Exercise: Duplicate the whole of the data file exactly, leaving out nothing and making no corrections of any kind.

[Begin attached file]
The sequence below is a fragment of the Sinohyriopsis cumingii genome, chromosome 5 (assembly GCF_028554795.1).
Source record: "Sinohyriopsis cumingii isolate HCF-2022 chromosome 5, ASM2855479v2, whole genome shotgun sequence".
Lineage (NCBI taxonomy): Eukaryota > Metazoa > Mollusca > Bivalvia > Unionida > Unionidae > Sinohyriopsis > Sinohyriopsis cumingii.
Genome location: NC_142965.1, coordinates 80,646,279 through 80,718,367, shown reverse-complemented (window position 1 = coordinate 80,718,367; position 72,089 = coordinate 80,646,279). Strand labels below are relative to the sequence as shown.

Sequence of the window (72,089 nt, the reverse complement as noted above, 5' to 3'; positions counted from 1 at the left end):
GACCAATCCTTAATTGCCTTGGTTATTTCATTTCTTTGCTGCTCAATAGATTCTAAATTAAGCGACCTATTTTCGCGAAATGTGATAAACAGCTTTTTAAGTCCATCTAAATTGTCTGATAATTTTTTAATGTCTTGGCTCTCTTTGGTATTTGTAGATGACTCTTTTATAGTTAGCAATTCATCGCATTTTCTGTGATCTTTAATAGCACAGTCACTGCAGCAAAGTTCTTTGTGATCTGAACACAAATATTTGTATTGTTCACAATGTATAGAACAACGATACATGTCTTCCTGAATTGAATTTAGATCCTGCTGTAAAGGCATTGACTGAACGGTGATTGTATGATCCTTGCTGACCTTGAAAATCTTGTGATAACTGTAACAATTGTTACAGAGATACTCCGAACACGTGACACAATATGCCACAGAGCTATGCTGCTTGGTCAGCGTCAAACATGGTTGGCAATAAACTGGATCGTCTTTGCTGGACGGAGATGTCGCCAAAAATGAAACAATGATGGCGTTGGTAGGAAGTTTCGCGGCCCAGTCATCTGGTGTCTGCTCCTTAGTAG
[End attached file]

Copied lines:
The sequence below is a fragment of the Sinohyriopsis cumingii genome, chromosome 5 (assembly GCF_028554795.1).
Source record: "Sinohyriopsis cumingii isolate HCF-2022 chromosome 5, ASM2855479v2, whole genome shotgun sequence".
Lineage (NCBI taxonomy): Eukaryota > Metazoa > Mollusca > Bivalvia > Unionida > Unionidae > Sinohyriopsis > Sinohyriopsis cumingii.
Genome location: NC_142965.1, coordinates 80,646,279 through 80,718,367, shown reverse-complemented (window position 1 = coordinate 80,718,367; position 72,089 = coordinate 80,646,279). Strand labels below are relative to the sequence as shown.

Sequence of the window (72,089 nt, the reverse complement as noted above, 5' to 3'; positions counted from 1 at the left end):
GACCAATCCTTAATTGCCTTGGTTATTTCATTTCTTTGCTGCTCAATAGATTCTAAATTAAGCGACCTATTTTCGCGAAATGTGATAAACAGCTTTTTAAGTCCATCTAAATTGTCTGATAATTTTTTAATGTCTTGGCTCTCTTTGGTATTTGTAGATGACTCTTTTATAGTTAGCAATTCATCGCATTTTCTGTGATCTTTAATAGCACAGTCACTGCAGCAAAGTTCTTTGTGATCTGAACACAAATATTTGTATTGTTCACAATGTATAGAACAACGATACATGTCTTCCTGAATTGAATTTAGATCCTGCTGTAAAGGCATTGACTGAACGGTGATTGTATGATCCTTGCTGACCTTGAAAATCTTGTGATAACTGTAACAATTGTTACAGAGATACTCCGAACACGTGACACAATATGCCACAGAGCTATGCTGCTTGGTCAGCGTCAAACATGGTTGGCAATAAACTGGATCGTCTTTGCTGGACGGAGATGTCGCCAAAAATGAAACAATGATGGCGTTGGTAGGAAGTTTCGCGGCCCAGTCATCTGGTGTCTGCTCCTTAGTAG